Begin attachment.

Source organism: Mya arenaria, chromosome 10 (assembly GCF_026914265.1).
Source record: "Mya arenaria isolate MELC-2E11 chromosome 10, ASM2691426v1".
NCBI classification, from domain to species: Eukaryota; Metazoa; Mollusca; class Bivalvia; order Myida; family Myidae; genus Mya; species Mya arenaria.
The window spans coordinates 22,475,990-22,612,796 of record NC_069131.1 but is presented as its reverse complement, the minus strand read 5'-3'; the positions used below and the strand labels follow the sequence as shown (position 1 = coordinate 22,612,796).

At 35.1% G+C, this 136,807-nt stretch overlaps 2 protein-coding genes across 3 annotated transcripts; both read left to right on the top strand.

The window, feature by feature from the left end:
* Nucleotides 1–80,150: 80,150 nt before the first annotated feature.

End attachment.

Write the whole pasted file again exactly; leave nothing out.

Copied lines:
Source organism: Mya arenaria, chromosome 10 (assembly GCF_026914265.1).
Source record: "Mya arenaria isolate MELC-2E11 chromosome 10, ASM2691426v1".
NCBI classification, from domain to species: Eukaryota; Metazoa; Mollusca; class Bivalvia; order Myida; family Myidae; genus Mya; species Mya arenaria.
The window spans coordinates 22,475,990-22,612,796 of record NC_069131.1 but is presented as its reverse complement, the minus strand read 5'-3'; the positions used below and the strand labels follow the sequence as shown (position 1 = coordinate 22,612,796).

At 35.1% G+C, this 136,807-nt stretch overlaps 2 protein-coding genes across 3 annotated transcripts; both read left to right on the top strand.

The window, feature by feature from the left end:
* Nucleotides 1–80,150: 80,150 nt before the first annotated feature.